1 cup sliced mushrooms

1 cup shredded cheese

8 beaten eggs

1 cup plain yogurt or sour cream

2 tsp salt, 1/2 tsp black pepper

Beat yogurt or sour cream and salt and pepper into eggs.  Pour into a gallon baggie and add remaining ingredients. smoosh around until well blended.  Seal well, removing all air. Lay flat and freeze on a tray to keep it flat. To bake, pour thawed casserole into a dutch oven.  Use this handy guide to decide how and where to place your coals: Bake at 350 for about an hour.  You’ll need around 24 hot briquetts, 6 underneath and 18 on the lid.

This casserole can be made without all vegetables (but why?!) To make it dairy free, 1/2 as much plain almond milk can be subbed for the yogurt and the cheese can be left out or replaced with Daiya cheese.  I’m slightly milk sensitive, but found Daiya cheese (cheddar variety) to be pretty gross and would rather just skip it.

Apple Muffins

¾ C milk

½ C applesauce (or oil)

1 egg

2 C flour

½ C sugar

3 t baking powder

1 t salt

½ t cinnamon

1 med apple, pared and chopped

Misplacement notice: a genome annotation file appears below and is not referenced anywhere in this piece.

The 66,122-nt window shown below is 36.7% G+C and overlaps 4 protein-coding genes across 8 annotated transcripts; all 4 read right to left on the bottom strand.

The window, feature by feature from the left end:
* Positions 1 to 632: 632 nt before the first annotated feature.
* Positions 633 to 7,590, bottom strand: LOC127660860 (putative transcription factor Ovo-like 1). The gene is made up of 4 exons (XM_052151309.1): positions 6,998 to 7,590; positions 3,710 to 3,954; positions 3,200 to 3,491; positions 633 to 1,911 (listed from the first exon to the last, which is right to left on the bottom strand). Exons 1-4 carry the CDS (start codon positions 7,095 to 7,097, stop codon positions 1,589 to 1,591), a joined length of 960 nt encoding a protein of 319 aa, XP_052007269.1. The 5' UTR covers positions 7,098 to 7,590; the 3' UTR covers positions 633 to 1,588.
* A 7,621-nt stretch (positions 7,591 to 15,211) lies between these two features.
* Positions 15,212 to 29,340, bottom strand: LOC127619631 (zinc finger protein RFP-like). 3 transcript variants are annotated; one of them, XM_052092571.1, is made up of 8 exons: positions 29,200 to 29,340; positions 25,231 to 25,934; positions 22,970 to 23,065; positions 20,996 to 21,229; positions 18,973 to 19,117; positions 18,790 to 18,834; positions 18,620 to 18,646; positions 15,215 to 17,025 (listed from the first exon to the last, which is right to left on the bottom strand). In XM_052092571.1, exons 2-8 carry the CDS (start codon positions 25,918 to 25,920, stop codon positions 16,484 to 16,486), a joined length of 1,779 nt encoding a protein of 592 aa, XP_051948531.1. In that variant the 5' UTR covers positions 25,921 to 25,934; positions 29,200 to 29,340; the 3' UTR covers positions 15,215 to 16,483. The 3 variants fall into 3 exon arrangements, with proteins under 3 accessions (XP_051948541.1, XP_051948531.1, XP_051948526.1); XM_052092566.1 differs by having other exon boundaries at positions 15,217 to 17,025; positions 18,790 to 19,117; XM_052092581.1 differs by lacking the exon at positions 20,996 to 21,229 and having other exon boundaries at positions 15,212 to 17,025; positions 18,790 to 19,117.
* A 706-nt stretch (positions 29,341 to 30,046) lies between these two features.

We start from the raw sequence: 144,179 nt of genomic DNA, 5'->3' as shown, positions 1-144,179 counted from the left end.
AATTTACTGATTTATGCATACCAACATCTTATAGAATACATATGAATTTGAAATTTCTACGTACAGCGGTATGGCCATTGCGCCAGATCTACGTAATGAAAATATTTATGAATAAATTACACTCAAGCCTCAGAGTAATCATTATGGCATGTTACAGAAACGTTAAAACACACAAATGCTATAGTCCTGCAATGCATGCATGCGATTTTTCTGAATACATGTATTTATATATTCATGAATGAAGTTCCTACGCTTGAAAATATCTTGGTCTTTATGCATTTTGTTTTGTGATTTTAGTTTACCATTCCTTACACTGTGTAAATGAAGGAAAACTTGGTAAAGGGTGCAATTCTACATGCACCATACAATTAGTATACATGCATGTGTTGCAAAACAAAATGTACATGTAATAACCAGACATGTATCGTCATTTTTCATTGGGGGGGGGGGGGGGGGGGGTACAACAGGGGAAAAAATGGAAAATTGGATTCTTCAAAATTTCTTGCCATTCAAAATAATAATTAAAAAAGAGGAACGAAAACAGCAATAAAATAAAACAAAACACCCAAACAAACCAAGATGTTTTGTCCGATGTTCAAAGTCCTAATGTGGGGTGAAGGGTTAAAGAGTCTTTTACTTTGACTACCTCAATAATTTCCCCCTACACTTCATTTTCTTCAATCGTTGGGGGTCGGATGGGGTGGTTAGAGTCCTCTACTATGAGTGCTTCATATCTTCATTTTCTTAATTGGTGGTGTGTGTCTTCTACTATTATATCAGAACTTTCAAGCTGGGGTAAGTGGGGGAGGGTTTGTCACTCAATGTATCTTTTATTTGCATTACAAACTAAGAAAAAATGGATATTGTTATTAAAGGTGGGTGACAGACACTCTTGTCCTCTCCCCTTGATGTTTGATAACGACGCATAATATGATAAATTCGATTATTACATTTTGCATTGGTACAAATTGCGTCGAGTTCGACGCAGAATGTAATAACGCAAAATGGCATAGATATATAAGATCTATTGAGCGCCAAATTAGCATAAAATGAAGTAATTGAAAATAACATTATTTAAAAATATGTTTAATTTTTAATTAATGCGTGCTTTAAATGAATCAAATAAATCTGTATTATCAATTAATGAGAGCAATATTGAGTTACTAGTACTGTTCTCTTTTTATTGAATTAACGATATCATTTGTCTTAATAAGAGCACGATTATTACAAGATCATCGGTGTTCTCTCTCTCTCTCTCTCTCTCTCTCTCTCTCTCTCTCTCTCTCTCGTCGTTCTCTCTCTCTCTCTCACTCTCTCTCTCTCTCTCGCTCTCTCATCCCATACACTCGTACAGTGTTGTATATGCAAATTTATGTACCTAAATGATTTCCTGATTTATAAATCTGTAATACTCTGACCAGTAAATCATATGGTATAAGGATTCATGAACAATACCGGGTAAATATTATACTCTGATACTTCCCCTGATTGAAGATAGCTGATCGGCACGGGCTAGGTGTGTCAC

Mix everything together in the gallon baggie, then freeze flat.  To bake, snip off a corner and pipe into a seasoned cast iron muffin tin OR fill hollowed out orange skin halves 2/3 full with batter. Wrap loosely with aluminum foil (to give room for rising batter.) Nestle down into the hot coals (right side up!) and bake for about 1o minutes.  Any muffin batter can be baked this way.  Imagine chocolate in an orange. (If you compare recipes, the difference between a muffin and a cupcake are minimal….)


Use a quart sized freezer bag for each person.  Crack in 2 eggs then add whatever you like:  spinach, onions, peppers, mushrooms, tomatoes, ham, bacon, sausage, cheese etc.  Mush it all around, then freeze.  To cook, drop the bags in a large kettle (or dutch oven) of boiling water.  Boil for 8 minutes.  Only put in enough bags that can float freely (you don’t want them resting on the bottom of the pot.)


Blend up your favorite smoothie ingredients, then freeze flat in a freezer bag.  Thaw until slushy, cut off a corner and pipe into drinking glasses.

Portable Yogurt

Fill snack size baggies with a half cup of flavored yogurt.  Fold over and tape the zipper seal to the side and freeze firm. Snip off the end and push up to eat. Credit